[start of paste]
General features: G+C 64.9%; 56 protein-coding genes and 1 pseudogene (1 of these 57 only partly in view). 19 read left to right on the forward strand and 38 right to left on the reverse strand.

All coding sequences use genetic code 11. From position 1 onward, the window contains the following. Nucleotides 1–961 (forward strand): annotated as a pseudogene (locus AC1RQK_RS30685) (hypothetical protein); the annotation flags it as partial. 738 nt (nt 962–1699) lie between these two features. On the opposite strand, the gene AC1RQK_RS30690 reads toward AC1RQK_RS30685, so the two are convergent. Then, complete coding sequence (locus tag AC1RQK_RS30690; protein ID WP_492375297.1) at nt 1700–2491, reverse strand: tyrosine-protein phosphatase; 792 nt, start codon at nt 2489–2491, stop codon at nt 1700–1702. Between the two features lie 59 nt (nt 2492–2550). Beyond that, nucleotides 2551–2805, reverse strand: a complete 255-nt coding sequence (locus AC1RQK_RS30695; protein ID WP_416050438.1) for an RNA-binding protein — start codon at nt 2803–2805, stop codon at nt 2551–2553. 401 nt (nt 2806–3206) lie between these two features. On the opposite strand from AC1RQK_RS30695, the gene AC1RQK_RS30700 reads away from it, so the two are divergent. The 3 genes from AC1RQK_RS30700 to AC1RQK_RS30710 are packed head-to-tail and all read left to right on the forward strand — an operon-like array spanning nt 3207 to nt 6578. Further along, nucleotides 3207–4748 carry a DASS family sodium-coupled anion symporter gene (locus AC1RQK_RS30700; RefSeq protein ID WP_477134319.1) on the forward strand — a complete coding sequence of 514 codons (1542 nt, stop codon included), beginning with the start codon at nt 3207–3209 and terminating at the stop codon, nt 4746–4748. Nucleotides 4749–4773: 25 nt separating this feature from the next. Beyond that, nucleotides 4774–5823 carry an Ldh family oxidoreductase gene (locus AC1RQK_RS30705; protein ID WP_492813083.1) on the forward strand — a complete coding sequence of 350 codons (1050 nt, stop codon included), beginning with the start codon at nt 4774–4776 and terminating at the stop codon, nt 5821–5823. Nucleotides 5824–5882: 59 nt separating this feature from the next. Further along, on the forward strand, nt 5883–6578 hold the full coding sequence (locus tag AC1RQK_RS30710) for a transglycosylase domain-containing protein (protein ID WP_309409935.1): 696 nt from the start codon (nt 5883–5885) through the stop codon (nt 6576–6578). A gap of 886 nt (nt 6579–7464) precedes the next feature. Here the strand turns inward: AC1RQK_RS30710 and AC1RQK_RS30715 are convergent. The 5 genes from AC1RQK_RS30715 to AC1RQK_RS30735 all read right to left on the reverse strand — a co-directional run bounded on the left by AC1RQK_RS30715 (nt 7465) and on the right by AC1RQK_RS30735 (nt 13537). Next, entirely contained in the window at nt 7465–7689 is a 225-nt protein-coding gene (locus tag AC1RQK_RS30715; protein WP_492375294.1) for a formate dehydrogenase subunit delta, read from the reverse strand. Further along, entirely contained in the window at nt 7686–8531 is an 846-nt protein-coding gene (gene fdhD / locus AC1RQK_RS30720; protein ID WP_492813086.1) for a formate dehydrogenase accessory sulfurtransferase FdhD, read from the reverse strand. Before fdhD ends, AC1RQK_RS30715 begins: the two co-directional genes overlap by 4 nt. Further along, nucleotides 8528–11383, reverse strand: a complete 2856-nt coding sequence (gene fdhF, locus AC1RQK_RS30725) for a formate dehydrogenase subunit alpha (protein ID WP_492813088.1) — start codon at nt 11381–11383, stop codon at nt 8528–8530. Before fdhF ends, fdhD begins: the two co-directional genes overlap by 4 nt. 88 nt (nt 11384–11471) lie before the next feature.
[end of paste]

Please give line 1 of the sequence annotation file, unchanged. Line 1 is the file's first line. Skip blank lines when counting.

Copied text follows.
General features: G+C 64.9%; 56 protein-coding genes and 1 pseudogene (1 of these 57 only partly in view). 19 read left to right on the forward strand and 38 right to left on the reverse strand.